How To Accept Credit Card Payments in Australia

How To Accept Credit Card Payments in Australia

With the convenience of online shopping appealing to more and more shoppers in Australia, it is important for businesses to consider how best to accept credit card payments from their customers.

In 2017 alone, online purchases rose 11.5%.  This means that an increasing portion of income is being received through credit cards and other online payment methods.

So understanding how to accept credit card payments for your Australian business is an important consideration.

The tale of two categories of credit card payments

In industry talk, a business can accept credit card payment as either card present or card not present.

Card present simply means that at the time that the payment is made, the card is physically presented to the business. Payment is typically accepted through an EFTPOS machine. In Australia, the person that owns the card, also know as the cardholder, will either simply tap their card for purchases under a certain amount or enter their PIN number for purchases over this amount.

On the other hand, card not present means that the business does not physically sight the card at the time of purchase. Purchasers do not enter their unique PIN number that is linked to their card number. Rather they manually enter their card information to finalise the payment.

There are risks with both…

The reality is that no credit card payment method is risk free of accepting fraudulent credit card payments. You can of course put measures in place to reduce your risk. Stolen credit cards may be used before they are cancelled. When the bank is notified of these fraudulent transactions by a cardholder, they will ask your business about the transaction. Funds received from fraudulent transactions will need to be returned. This is called a chargeback.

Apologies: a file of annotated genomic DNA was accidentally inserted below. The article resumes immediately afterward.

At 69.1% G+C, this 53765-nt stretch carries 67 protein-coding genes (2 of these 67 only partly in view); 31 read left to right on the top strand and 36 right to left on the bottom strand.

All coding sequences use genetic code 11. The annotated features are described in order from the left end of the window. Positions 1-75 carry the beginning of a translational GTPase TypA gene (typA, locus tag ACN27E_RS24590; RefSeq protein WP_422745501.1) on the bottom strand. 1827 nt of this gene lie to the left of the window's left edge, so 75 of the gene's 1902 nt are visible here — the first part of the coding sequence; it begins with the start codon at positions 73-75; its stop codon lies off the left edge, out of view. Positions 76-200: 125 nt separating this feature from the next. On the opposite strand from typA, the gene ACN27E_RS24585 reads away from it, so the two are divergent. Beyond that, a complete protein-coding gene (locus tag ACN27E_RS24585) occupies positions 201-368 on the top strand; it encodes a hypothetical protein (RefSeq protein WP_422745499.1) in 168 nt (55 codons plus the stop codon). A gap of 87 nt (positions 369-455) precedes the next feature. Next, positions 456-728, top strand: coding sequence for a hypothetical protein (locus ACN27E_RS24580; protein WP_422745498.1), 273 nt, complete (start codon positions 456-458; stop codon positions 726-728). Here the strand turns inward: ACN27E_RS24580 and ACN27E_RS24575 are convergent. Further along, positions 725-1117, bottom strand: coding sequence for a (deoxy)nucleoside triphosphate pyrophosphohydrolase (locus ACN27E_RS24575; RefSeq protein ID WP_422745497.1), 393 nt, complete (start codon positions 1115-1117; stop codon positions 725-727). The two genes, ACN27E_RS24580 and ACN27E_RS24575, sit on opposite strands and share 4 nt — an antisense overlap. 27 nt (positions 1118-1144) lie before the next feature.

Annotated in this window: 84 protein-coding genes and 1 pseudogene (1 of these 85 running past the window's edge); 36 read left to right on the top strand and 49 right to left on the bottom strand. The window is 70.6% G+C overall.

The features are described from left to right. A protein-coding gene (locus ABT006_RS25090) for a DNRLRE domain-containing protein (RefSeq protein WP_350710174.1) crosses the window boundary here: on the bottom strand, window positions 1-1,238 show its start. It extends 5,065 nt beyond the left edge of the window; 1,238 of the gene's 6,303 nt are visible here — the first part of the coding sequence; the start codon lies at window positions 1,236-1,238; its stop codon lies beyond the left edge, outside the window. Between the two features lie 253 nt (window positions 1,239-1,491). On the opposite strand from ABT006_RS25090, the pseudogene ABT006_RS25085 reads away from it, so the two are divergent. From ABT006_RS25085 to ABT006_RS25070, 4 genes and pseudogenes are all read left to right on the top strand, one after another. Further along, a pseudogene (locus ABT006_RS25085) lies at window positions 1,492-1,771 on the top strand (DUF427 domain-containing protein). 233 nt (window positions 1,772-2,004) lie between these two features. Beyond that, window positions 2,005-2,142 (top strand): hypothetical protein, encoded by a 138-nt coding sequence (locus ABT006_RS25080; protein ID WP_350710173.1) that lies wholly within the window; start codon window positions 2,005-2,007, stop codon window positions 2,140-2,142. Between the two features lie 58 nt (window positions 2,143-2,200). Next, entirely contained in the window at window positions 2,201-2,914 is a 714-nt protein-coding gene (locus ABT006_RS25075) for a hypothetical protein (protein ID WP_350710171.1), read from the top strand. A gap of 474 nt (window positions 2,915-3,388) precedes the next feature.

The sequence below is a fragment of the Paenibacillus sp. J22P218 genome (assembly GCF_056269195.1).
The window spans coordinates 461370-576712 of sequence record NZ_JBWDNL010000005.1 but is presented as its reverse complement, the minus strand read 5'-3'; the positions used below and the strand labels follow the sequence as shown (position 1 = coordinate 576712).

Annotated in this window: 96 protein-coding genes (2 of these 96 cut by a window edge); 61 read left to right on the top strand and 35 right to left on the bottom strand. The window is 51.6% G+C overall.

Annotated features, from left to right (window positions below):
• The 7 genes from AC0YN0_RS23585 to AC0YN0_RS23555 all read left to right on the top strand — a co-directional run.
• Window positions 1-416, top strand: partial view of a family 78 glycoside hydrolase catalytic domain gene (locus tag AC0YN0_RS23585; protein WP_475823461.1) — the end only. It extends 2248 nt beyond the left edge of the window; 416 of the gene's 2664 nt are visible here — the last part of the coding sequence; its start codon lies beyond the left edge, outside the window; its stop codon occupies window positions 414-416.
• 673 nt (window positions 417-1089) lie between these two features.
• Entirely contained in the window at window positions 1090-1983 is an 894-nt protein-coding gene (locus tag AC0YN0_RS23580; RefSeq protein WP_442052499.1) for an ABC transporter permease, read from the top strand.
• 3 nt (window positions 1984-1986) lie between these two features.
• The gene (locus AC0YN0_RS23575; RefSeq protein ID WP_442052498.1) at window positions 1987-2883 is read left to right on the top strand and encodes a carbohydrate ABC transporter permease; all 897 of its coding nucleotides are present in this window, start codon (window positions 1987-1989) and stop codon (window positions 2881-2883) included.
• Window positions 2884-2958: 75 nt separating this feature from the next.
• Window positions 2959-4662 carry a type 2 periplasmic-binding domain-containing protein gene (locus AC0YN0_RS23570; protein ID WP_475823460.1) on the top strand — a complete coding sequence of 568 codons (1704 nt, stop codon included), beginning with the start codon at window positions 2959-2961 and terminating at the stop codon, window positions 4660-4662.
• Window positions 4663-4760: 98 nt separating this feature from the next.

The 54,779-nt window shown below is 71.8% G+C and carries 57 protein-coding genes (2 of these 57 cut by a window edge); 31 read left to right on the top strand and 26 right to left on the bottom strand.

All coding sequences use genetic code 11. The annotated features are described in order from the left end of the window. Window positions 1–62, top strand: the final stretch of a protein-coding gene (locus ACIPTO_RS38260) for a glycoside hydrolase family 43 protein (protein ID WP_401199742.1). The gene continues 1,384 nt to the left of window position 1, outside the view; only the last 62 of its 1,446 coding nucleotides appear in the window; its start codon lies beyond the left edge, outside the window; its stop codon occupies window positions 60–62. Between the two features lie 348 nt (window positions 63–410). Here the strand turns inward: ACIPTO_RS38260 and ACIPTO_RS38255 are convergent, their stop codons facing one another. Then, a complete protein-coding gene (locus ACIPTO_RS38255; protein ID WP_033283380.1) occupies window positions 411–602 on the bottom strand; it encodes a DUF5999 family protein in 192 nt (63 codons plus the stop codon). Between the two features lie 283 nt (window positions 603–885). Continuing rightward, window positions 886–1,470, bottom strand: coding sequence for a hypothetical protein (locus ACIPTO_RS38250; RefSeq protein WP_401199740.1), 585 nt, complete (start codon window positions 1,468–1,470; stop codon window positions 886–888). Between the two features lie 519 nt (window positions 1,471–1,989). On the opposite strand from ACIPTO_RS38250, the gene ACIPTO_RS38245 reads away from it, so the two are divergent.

This can happen weeks or even months after you have spent the money made on the sale.

The result – you are out of pocket for the cost of the product and in most cases additional charges from your bank.

To accept payment in person

You will need to speak with an Australian financial institution, like your regular bank, to apply for a merchant facility and EFTPOS machine.

Processing credit cards through your merchant facility will attract a fee, which is typically a percentage of each sale. E.g. 1.75% of each sale will be charged by the bank as their fees. In some cases there may also be a setup fee and monthly account charges. Fees are typically based on volume and negotiated with the bank when you setup your facility.

Once approved, they will send you the EFTPOS machine.

You will enter each credit card purchase through your EFTPOS machine.

Every evening, the bank will tally up your sales (less your refunds) and deposit the money into your nominated bank account. This can be overnight or agreed upon with your bank.

To accept payment without seeing the person

You will need either an internet merchant facility from an Australian financial institution, such as your regular bank, or an account with a payment provider such as PayPal or Stripe. Depending on your setup, you may also need a payment gateway.

Credit card payments made online or over the telephone, are classified as card not present transactions.